Lawsuit alleging Trump’s business interests violate Constitution can proceed, judge rules

The doors are now open for the Maryland and District of Columbia legal teams to start collecting sensitive financial information from both Trump and the Trump Organization.

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Image Credit: Alex Brandon/AP

In a ruling passed down by a federal judge on Wednesday, a case brought against Donald Trump alleging his business interests violate the Constitution now that he is president will proceed in the court of law. Federal District Judge Peter Messitte was forced to define “emolument,” the first ruling of its kind in a federal court since it goes undefined in the Constitution.

According to NPR, both The Foreign Emoluments Clause and The Domestic Emoluments Clause bar “any president from personally profiting from his dealings with foreign governments – or even U.S. state governments.”

“Plaintiffs have plausibly alleged that the President has been receiving or is potentially able to receive ’emoluments’ from foreign, the federal and state governments in violation of the Constitution,” Messitte wrote in the case opinion.

While the Justice Department, who is representing Trump in this case, said the clause is irrelevant when it comes to Trump’s businesses. But the plaintiffs, Maryland Attorney General Brian Frosh and D.C. Attorney General Karl Racine, argued that the Trump International Hotel is being used by his supporters as a place to conduct fundraisers and conferences as well as foreign governments hosting events and putting “dignitaries” up in hotel rooms.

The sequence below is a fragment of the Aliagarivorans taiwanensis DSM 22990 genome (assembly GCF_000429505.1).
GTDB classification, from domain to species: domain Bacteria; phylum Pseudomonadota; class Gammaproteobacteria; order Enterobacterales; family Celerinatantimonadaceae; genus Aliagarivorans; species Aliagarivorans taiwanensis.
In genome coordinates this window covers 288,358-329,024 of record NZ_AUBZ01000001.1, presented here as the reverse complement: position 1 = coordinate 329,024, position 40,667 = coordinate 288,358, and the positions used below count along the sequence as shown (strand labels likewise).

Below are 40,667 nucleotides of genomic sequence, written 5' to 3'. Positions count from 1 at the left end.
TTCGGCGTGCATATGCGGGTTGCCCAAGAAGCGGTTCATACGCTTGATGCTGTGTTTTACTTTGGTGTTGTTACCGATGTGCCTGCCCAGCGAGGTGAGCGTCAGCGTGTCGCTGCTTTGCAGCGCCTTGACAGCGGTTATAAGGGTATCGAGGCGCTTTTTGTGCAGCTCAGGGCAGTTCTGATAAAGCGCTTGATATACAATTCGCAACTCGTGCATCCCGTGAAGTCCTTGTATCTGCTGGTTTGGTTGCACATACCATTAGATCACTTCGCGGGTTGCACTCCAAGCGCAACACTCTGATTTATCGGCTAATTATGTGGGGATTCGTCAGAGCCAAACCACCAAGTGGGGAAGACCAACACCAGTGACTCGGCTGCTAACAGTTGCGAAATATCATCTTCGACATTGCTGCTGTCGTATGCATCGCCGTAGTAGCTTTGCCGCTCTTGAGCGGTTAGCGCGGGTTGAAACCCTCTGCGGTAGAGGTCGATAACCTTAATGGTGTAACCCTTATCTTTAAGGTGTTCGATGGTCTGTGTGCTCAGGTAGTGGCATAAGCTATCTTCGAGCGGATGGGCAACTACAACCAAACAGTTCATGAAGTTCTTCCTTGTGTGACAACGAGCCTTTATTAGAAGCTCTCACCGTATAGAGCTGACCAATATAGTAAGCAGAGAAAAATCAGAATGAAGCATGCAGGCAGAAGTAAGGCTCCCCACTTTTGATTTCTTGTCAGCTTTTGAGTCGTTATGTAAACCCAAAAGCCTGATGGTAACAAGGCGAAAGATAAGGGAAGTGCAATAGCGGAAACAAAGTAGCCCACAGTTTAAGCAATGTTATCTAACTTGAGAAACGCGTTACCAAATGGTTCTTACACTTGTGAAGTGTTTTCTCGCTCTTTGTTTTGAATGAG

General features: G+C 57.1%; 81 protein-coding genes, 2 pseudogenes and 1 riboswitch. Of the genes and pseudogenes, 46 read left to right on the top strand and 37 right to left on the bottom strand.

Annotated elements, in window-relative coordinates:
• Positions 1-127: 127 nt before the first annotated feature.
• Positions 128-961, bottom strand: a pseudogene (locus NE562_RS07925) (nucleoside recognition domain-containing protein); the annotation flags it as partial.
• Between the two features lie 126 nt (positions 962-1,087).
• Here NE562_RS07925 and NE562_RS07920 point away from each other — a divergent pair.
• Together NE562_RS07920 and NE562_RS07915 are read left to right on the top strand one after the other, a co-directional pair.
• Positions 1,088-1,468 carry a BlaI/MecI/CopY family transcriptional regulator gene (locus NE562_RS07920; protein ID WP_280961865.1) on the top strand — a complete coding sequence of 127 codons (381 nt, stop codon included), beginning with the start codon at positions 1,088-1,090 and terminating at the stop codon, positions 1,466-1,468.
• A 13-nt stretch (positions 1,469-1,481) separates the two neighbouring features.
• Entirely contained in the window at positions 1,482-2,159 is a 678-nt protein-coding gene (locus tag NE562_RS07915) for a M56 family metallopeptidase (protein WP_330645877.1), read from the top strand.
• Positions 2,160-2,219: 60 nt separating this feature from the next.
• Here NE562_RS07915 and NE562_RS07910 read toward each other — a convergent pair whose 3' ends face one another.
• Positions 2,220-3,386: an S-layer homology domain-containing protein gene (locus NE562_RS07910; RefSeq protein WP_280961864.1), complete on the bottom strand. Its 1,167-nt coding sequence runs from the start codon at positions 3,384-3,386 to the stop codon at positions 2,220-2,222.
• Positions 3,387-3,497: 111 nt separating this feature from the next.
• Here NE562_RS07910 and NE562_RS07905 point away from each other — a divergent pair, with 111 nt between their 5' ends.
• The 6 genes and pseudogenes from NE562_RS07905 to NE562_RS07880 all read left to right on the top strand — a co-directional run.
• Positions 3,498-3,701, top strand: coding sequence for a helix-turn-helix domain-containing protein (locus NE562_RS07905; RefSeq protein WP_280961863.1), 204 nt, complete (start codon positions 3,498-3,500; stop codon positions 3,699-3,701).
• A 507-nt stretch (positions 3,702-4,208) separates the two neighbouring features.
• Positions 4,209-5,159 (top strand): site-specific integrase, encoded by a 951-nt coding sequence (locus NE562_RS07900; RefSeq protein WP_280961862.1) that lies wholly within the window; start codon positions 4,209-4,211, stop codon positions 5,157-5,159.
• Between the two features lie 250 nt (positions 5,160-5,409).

Because of this, the plaintiffs said “their jurisdictions are economically and financially harmed as political and diplomatic officials shift their business to Trump’s downtown Washington, D.C., hotel from nearby convention centers owned by those governments,” NPR reported.

“For the reasons that follow, the Court determines the Plaintiffs have convincingly argued that the term ’emolument’ in both the Foreign and Domestic Emoluments Clauses, with slight refinements that the Court will address, means any ‘profit,’ ‘gain,’ or ‘advantage’ and that accordingly they have stated claims to the effect that the President, in certain instances, has violated both the Foreign and Domestic Clauses. The Court DENIES the Motion to Dismiss in that respect,” Messitte wrote in the case opinion.

The doors are now open for the Maryland and District of Columbia legal teams to start collecting sensitive financial information from both Trump and the Trump Organization.

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